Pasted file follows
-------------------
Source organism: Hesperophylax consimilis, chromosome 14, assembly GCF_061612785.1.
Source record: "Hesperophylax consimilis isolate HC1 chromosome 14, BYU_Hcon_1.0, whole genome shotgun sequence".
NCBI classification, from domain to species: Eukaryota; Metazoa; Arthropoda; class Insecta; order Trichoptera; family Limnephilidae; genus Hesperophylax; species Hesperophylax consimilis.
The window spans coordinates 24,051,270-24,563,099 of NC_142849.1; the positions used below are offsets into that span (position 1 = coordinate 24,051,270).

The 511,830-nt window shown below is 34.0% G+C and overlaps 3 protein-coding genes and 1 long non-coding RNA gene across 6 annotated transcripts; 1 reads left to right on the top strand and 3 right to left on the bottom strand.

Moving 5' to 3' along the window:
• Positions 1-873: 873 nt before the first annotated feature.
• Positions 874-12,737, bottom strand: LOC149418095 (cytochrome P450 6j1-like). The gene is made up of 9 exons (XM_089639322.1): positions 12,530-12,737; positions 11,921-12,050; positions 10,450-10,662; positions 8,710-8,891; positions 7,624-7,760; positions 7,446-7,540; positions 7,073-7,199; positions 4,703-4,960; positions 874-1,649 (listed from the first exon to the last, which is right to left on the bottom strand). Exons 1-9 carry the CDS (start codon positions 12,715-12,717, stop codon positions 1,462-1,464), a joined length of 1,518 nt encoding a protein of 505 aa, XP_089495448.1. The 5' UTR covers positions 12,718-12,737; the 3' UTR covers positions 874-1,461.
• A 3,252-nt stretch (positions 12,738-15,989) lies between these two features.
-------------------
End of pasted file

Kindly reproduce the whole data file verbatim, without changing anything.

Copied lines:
Source organism: Hesperophylax consimilis, chromosome 14, assembly GCF_061612785.1.
Source record: "Hesperophylax consimilis isolate HC1 chromosome 14, BYU_Hcon_1.0, whole genome shotgun sequence".
NCBI classification, from domain to species: Eukaryota; Metazoa; Arthropoda; class Insecta; order Trichoptera; family Limnephilidae; genus Hesperophylax; species Hesperophylax consimilis.
The window spans coordinates 24,051,270-24,563,099 of NC_142849.1; the positions used below are offsets into that span (position 1 = coordinate 24,051,270).

The 511,830-nt window shown below is 34.0% G+C and overlaps 3 protein-coding genes and 1 long non-coding RNA gene across 6 annotated transcripts; 1 reads left to right on the top strand and 3 right to left on the bottom strand.

Moving 5' to 3' along the window:
• Positions 1-873: 873 nt before the first annotated feature.
• Positions 874-12,737, bottom strand: LOC149418095 (cytochrome P450 6j1-like). The gene is made up of 9 exons (XM_089639322.1): positions 12,530-12,737; positions 11,921-12,050; positions 10,450-10,662; positions 8,710-8,891; positions 7,624-7,760; positions 7,446-7,540; positions 7,073-7,199; positions 4,703-4,960; positions 874-1,649 (listed from the first exon to the last, which is right to left on the bottom strand). Exons 1-9 carry the CDS (start codon positions 12,715-12,717, stop codon positions 1,462-1,464), a joined length of 1,518 nt encoding a protein of 505 aa, XP_089495448.1. The 5' UTR covers positions 12,718-12,737; the 3' UTR covers positions 874-1,461.
• A 3,252-nt stretch (positions 12,738-15,989) lies between these two features.